Physical therapy is a medical treatment for folks who got hurt, suffered an illness or underwent surgery, and need a little -- or a lot of -- help to regain their mobility. Physical therapy is widely used in settings such as hospitals, nursing homes and home health-care services. If you become a physical therapy assistant, don't expect to be providing these services to patients all by yourself. You will be working under the supervision of a licensed physical therapist.
An associate’s degree from an accredited physical therapy educational program is generally the requirement for physical therapist assistants. Some states also require a license to practice professionally. In most states, obtaining a license requires submitting an application, paying a fee and passing the national licensure exam administered by the Federation of State Boards of Physical Therapy.
Administrative duties are often part of the job, depending on the size of the physical therapy practice and employer type. Physical therapy assistants perform a variety of administrative duties with a smile. This includes greeting patients, answering phones and working with insurance providers. They prepare treatment areas for patients and set up the equipment and devices used.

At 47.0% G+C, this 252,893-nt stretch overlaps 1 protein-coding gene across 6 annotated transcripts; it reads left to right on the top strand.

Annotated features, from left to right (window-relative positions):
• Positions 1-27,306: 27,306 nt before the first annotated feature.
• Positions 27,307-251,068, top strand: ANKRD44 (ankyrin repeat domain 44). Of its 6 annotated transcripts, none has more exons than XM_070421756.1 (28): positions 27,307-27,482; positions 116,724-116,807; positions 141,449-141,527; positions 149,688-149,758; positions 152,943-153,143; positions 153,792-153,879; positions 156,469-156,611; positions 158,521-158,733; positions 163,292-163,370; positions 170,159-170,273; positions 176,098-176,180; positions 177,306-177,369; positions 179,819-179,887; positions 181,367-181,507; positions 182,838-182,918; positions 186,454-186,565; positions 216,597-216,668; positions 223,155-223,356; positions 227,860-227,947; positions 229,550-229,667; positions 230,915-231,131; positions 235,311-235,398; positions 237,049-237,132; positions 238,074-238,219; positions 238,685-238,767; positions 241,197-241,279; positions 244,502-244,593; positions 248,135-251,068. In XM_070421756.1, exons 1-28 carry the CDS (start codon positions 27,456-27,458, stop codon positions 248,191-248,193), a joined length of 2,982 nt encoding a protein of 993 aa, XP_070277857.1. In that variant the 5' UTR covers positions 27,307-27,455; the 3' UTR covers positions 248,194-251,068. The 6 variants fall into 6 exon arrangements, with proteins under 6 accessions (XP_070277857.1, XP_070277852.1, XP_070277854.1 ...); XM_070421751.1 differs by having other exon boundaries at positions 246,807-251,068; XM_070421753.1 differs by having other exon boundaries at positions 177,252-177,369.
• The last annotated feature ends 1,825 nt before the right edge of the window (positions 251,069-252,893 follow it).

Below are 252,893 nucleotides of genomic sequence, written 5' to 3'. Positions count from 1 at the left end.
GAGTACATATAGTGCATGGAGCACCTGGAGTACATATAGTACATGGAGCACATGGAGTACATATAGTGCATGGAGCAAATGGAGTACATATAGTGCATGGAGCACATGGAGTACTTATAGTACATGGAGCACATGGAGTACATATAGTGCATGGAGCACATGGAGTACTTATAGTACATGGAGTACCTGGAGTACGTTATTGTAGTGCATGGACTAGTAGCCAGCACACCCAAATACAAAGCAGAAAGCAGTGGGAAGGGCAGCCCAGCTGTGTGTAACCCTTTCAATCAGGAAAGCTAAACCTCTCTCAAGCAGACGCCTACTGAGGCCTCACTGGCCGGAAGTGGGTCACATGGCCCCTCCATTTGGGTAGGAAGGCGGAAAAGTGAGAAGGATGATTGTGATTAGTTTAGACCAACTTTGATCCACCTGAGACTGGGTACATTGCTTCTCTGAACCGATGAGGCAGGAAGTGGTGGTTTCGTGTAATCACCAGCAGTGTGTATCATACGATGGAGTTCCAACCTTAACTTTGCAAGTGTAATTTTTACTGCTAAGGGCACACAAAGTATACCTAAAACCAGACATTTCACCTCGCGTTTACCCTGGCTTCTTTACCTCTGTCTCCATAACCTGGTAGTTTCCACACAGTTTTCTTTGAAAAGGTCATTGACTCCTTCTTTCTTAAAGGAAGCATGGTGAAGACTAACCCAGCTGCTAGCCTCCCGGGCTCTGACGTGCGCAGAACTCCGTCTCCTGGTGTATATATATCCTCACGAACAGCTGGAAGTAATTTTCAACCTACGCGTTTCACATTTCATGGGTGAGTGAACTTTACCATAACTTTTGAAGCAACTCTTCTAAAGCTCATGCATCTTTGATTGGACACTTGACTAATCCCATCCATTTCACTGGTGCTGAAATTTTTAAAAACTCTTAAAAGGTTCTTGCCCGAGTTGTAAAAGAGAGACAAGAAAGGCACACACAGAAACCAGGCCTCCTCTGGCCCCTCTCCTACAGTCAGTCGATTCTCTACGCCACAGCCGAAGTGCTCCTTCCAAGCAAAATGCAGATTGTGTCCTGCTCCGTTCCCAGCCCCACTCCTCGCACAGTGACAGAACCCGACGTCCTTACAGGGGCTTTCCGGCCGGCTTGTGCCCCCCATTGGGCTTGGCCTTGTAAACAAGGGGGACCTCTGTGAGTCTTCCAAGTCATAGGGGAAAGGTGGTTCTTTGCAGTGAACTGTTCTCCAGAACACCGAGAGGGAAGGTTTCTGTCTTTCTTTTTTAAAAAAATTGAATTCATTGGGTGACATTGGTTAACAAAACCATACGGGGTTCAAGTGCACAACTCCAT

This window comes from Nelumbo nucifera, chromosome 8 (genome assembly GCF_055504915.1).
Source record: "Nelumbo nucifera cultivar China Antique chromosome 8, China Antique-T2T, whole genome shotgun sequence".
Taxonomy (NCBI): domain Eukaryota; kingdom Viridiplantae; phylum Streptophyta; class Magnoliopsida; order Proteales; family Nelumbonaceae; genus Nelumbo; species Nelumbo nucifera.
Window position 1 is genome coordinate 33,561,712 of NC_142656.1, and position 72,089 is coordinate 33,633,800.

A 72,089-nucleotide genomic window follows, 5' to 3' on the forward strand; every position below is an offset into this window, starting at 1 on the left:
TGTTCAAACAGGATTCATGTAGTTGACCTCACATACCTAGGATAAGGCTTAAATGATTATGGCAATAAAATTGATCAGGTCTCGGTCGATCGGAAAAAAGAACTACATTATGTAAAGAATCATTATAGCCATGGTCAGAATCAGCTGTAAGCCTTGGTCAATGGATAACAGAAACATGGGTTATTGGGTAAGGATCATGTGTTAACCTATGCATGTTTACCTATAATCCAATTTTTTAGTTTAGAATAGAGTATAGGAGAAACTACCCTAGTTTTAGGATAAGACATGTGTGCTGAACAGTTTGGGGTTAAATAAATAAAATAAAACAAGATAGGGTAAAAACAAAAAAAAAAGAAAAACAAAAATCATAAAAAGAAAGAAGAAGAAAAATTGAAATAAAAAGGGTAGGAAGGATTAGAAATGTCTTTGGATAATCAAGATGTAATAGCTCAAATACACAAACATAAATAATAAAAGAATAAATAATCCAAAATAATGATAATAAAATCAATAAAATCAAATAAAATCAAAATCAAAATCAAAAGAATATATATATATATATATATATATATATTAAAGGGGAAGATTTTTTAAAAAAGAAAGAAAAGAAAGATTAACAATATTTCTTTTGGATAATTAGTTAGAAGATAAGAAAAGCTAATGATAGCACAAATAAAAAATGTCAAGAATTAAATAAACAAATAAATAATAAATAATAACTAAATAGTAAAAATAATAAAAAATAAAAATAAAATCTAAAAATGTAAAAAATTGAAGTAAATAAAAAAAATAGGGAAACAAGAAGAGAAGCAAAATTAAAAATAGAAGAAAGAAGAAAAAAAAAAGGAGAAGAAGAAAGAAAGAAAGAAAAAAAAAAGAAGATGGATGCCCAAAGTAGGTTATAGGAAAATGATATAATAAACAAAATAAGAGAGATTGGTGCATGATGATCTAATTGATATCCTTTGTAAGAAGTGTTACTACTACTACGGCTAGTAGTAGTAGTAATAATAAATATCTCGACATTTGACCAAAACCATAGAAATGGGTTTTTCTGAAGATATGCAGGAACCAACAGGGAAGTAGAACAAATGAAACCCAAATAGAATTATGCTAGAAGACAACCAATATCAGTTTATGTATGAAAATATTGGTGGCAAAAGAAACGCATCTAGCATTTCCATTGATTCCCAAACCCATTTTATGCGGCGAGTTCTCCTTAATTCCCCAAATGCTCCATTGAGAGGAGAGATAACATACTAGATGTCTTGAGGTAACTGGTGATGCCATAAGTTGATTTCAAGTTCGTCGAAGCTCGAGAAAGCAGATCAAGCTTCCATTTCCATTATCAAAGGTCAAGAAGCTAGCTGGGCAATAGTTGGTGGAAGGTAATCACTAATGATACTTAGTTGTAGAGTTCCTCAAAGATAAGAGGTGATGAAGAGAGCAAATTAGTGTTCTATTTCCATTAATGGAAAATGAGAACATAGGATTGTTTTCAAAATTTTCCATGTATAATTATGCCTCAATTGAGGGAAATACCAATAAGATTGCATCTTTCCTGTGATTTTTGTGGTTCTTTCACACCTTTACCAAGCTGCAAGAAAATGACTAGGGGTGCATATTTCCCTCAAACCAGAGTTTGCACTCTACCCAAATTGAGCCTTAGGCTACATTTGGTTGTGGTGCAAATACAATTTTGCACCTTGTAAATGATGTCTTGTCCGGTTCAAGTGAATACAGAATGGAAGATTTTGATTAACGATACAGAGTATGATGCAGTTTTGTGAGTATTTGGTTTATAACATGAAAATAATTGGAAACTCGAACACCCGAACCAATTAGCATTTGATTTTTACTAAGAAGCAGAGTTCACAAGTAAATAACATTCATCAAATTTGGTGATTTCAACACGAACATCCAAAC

Physical Therapy Responsiblities
Physical therapists often have their hands full, which is when their assistant steps in. Assistants help patients perform exercises using a variety of techniques. They often monitor patients to ensure physical therapy is done properly, and document their progress for physical therapists to review. Physical therapy assistants also educate patients about their physical therapy treatments and how to best continue physical therapy at home.
Career Outlook and Salary
Jobs for physical therapy assistants are expected to increase 46 percent between 2010 and 2020, according to the Bureau of Labor Statistics. A number of factors contribute to the high growth. An aging population will require physical therapy to stay healthy and mobile. Advances in medical technology and health insurance providers changing policies and providing higher reimbursement amounts for these services also will contribute to the need for these professionals. In 2011, the Bureau reported an average salary of $51,110 per year for physical therapy assistants. Between the expected job growth and the salary for this occupation, two years of education could turn into a rewarding career – personally and financially.
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